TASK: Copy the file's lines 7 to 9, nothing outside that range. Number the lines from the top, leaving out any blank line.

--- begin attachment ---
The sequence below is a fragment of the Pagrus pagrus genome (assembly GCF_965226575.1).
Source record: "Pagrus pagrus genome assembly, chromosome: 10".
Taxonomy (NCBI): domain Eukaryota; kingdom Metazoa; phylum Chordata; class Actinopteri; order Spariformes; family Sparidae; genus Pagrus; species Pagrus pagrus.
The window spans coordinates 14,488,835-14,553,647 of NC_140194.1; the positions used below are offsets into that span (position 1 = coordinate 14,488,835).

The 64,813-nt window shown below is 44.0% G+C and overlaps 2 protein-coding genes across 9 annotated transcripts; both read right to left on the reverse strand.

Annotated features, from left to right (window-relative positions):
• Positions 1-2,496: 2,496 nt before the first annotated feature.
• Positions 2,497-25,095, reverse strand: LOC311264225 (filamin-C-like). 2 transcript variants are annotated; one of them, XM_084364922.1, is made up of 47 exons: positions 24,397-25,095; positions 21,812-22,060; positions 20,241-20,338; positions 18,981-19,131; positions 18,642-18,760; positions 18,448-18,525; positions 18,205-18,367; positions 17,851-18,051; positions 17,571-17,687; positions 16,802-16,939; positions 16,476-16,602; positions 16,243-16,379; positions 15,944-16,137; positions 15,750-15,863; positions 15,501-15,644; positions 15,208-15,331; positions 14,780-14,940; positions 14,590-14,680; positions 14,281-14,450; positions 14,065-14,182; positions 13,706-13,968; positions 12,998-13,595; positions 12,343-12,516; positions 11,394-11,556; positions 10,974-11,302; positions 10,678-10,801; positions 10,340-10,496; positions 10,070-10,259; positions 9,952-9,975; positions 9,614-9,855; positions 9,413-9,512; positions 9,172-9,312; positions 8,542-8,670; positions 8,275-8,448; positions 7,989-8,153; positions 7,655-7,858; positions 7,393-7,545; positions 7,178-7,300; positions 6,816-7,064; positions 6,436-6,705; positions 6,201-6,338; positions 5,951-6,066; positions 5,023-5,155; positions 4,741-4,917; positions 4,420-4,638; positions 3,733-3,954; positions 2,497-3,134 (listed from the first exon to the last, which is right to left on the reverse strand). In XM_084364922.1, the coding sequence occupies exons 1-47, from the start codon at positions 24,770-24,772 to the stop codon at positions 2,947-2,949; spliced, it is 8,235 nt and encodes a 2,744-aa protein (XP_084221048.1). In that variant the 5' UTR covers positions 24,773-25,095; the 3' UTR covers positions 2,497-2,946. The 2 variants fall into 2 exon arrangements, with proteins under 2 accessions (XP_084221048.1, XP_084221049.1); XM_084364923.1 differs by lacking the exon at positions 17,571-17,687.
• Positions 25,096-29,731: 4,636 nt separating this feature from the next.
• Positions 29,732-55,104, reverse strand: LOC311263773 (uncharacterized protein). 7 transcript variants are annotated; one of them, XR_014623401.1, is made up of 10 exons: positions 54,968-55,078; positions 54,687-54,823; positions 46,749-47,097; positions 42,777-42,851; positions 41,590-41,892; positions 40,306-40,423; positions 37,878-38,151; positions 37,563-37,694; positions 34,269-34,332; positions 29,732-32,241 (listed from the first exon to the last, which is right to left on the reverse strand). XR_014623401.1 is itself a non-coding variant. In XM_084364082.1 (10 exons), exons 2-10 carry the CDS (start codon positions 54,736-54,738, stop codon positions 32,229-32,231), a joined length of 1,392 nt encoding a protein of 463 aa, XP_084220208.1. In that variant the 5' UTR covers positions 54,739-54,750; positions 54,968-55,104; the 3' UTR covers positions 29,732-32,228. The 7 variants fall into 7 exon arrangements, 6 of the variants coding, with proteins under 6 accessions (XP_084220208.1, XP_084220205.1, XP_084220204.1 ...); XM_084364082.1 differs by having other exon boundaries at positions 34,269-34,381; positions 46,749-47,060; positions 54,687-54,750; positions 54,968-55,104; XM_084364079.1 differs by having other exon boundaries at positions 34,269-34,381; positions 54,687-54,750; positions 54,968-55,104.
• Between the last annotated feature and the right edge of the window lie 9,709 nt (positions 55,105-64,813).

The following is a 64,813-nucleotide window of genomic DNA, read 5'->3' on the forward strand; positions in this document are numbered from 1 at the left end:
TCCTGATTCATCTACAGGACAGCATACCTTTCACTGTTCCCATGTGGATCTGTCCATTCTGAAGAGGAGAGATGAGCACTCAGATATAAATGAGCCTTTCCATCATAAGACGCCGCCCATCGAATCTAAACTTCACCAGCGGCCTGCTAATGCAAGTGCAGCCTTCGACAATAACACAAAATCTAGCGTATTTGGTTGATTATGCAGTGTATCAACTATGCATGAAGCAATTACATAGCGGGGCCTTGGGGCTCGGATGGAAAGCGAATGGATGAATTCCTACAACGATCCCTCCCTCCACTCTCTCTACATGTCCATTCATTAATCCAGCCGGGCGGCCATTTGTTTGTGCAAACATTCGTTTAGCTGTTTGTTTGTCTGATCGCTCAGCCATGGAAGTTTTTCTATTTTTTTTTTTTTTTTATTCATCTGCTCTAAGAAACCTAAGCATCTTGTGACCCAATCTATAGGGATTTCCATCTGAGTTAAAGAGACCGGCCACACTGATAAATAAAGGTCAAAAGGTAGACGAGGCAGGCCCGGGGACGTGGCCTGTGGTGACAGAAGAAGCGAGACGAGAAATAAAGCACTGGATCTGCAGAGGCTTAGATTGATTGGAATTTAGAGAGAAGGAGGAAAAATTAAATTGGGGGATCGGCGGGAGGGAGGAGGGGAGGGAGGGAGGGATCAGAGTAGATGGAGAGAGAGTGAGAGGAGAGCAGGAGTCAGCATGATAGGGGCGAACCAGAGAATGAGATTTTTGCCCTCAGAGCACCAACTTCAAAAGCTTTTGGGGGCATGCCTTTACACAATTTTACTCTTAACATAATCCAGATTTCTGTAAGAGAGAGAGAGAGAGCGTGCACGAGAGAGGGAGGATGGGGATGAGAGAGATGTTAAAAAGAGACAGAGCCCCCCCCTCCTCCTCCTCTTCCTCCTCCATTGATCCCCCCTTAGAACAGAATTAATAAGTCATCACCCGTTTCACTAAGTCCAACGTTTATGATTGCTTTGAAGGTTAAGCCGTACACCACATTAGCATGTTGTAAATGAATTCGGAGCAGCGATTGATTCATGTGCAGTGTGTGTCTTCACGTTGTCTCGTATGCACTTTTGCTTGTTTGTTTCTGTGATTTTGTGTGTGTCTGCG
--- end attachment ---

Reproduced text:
• Positions 1-2,496: 2,496 nt before the first annotated feature.
• Positions 2,497-25,095, reverse strand: LOC311264225 (filamin-C-like). 2 transcript variants are annotated; one of them, XM_084364922.1, is made up of 47 exons: positions 24,397-25,095; positions 21,812-22,060; positions 20,241-20,338; positions 18,981-19,131; positions 18,642-18,760; positions 18,448-18,525; positions 18,205-18,367; positions 17,851-18,051; positions 17,571-17,687; positions 16,802-16,939; positions 16,476-16,602; positions 16,243-16,379; positions 15,944-16,137; positions 15,750-15,863; positions 15,501-15,644; positions 15,208-15,331; positions 14,780-14,940; positions 14,590-14,680; positions 14,281-14,450; positions 14,065-14,182; positions 13,706-13,968; positions 12,998-13,595; positions 12,343-12,516; positions 11,394-11,556; positions 10,974-11,302; positions 10,678-10,801; positions 10,340-10,496; positions 10,070-10,259; positions 9,952-9,975; positions 9,614-9,855; positions 9,413-9,512; positions 9,172-9,312; positions 8,542-8,670; positions 8,275-8,448; positions 7,989-8,153; positions 7,655-7,858; positions 7,393-7,545; positions 7,178-7,300; positions 6,816-7,064; positions 6,436-6,705; positions 6,201-6,338; positions 5,951-6,066; positions 5,023-5,155; positions 4,741-4,917; positions 4,420-4,638; positions 3,733-3,954; positions 2,497-3,134 (listed from the first exon to the last, which is right to left on the reverse strand). In XM_084364922.1, the coding sequence occupies exons 1-47, from the start codon at positions 24,770-24,772 to the stop codon at positions 2,947-2,949; spliced, it is 8,235 nt and encodes a 2,744-aa protein (XP_084221048.1). In that variant the 5' UTR covers positions 24,773-25,095; the 3' UTR covers positions 2,497-2,946. The 2 variants fall into 2 exon arrangements, with proteins under 2 accessions (XP_084221048.1, XP_084221049.1); XM_084364923.1 differs by lacking the exon at positions 17,571-17,687.
• Positions 25,096-29,731: 4,636 nt separating this feature from the next.